THE NEW GILDED AGE (Part 2)
THE NEW GILDED AGE (Part 2)
Posted In: Arts & Entertainment, Local Music, Artist Feature, From Issue 710 By: Robert E Martin
02nd September, 2010 0
“Simplicity is the final achievement. After one has played a vast quantity of notes and more notes, it is simplicity that emerges as the crowning reward of art.”
“Neither a lofty degree of intelligence nor imagination nor both together go to the making of genius. Love – that is the soul of genius.”
As the Saginaw Bay Symphony Orchestra celebrates its 75th Anniversary with their 2010-2011 season, I am sitting at the Red Eye Caffe’ sharing a cup of coffee on a sunny summer morning with new musical director & symphony conductor Brett Mitchell.
Since 1935, the SBSO has served as a cultural fulcrum for the Great Lakes Bay Region, bringing divergent segments of the population together to experience the depth & richness of classical music, and Mitchell is keenly aware of the responsibilities that now reside squarely upon his young shoulders to pick up the baton that was held by such luminaries as former Maestros Patrick Flynn and Leo Najar; and lead the orchestra, as well as the community, into contemporary terrain that is equally adventurous and engaging, yet mindful of the orchestra’s storied past.
For the opening season performance on September 18th, Mitchell has constructed a trilogy of compositions drawn from different eras that share a spectral brilliance: Symphony No. 35 by Mozart, Symphony No. 1 by Gustav Mahler, and Millennium Canons by Kevin Puts, a 37-year old Alma native, who has been hailed as one of the best composers of our time.
“I wanted to make a statement with this first concert, not just with the spectacular nature of the Mahler, but with the diversity of great music our audience will experience in one special evening at The Temple Theatre,” notes Mitchell.
A native of Seattle, Mitchell is getting to know the lay of the land here in Saginaw, and once senses that he is equally comfortable mingling with the bohemia of Hamilton Street, as he would be addressing a university audience on the nuances of Italian opera.
In addition to commencing his first season with the SBSO, Mitchell is entering his 4th season as Assistant Conductor of The Houston Symphony, where he has led the orchestra in nearly 100 performances, several of which have been broadcast nationwide. He also serves as a regular cover conductor for the Philadelphia Orchestra and in recent seasons has led the London Philharmonic Orchestra in the Royal Albert Hall, along with serving as a musical assistant at the New York Philharmonic during the 2007-2008 season.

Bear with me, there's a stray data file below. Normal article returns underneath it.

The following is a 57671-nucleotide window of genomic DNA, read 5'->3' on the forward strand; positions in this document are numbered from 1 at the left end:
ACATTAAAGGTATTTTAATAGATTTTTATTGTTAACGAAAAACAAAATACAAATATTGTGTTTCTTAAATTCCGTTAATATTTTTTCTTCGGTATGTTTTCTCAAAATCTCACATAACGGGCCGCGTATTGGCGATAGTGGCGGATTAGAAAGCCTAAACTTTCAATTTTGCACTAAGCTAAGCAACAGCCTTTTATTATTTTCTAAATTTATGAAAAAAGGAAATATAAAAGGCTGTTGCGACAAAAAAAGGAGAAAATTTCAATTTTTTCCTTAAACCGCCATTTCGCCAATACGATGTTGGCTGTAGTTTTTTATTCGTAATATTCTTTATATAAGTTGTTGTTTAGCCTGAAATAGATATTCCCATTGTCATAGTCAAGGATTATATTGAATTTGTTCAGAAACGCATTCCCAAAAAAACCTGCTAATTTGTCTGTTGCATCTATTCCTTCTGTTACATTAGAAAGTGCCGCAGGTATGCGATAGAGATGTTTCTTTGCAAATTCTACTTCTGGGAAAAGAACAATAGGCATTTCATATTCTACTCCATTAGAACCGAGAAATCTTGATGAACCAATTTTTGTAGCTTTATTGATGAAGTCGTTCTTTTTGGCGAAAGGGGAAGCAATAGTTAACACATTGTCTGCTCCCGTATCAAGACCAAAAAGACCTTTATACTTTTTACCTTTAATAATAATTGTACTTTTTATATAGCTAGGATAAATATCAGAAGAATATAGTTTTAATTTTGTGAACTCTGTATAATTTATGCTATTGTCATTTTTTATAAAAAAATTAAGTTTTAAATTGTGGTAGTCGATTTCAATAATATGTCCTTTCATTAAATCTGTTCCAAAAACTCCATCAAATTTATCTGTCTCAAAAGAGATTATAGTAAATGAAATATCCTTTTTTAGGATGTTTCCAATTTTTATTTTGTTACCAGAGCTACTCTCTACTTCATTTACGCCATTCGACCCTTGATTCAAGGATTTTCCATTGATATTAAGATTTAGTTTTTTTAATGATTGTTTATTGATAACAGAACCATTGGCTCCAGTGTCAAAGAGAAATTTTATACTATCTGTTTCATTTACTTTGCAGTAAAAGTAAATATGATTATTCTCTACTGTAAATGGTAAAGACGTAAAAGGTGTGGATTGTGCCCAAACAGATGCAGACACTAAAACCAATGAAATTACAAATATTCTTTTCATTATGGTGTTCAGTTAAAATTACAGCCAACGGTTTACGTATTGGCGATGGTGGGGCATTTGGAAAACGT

He made his European debut in 2004 with Romania’s Brasov Philharmonic and served as Assistant Conductor of the Orchestra National de France from 2006-2009.
Given this first seasonal concert as a new conductor of an orchestra celebrating its 75th benchmark year, a trinity of factors is at play. So how did Mitchell formulate the musical structure for what he wanted to present for this 1st concert of the Saginaw Bay Orchestra’s landmark season?
“I really wanted to do something with this 1st concert that was a little unexpected, along with something that would absolutely grab the audience,” states Mitchell. “Maybe it’s a dated expression, but I wanted to put something together that would really knock their socks off and make people say, ‘My god, I had no idea our orchestra could do this!’ That’s where the Mahler comes in.”
“People often think of Mahler as being sophisticated, but so is jazz. If you listen and take the individual components, it’s a combination of folk songs, Klezmer music, and military marches that are woven together in a manner that makes it sound sophisticated, yet it isn’t difficult to grasp.”
“The other thing I wanted to do was Mozart, which is different in scale and scope from the Mahler, and more refined and classical, in order to showcase the dynamics of the orchestra,” he continues.
“And finally I wanted to showcase the work of Kevin Puts, as I’ve done a lot of his pieces over the years and it’s perfect that he happens to hail from Alma, as I feel it important to showcase things written by Michigan composers and artists. It’s the perfect celebratory piece to open with.”
When asked about original compositions that he has authored, Mitchell laughs and jokes, “If we address that topic perhaps we should be drinking a beer instead of coffee! But seriously, my Undergraduate Degree at Western Washington University was in composition, and then I obtained my Masters & Doctorate degrees in Orchestra conducting from the University of Texas. I haven’t composed anything for public consumption in quite some time, because unless you are Leonard Bernstein, there is not enough time in the day to study piano, serve as a worthwhile conductor, and also compose original music. I wish I didn’t have to sleep, but I do, so eventually I decided to focus upon conducting.”
Considering that Mitchell is responsible for conducting in the neighborhood of 60 to 70 performances a year, his point is well taken; which leads one to ask if any of the hundreds of performances that he already has under his belt stand out in his mind as career highpoints that helped inform his sensibilities about music.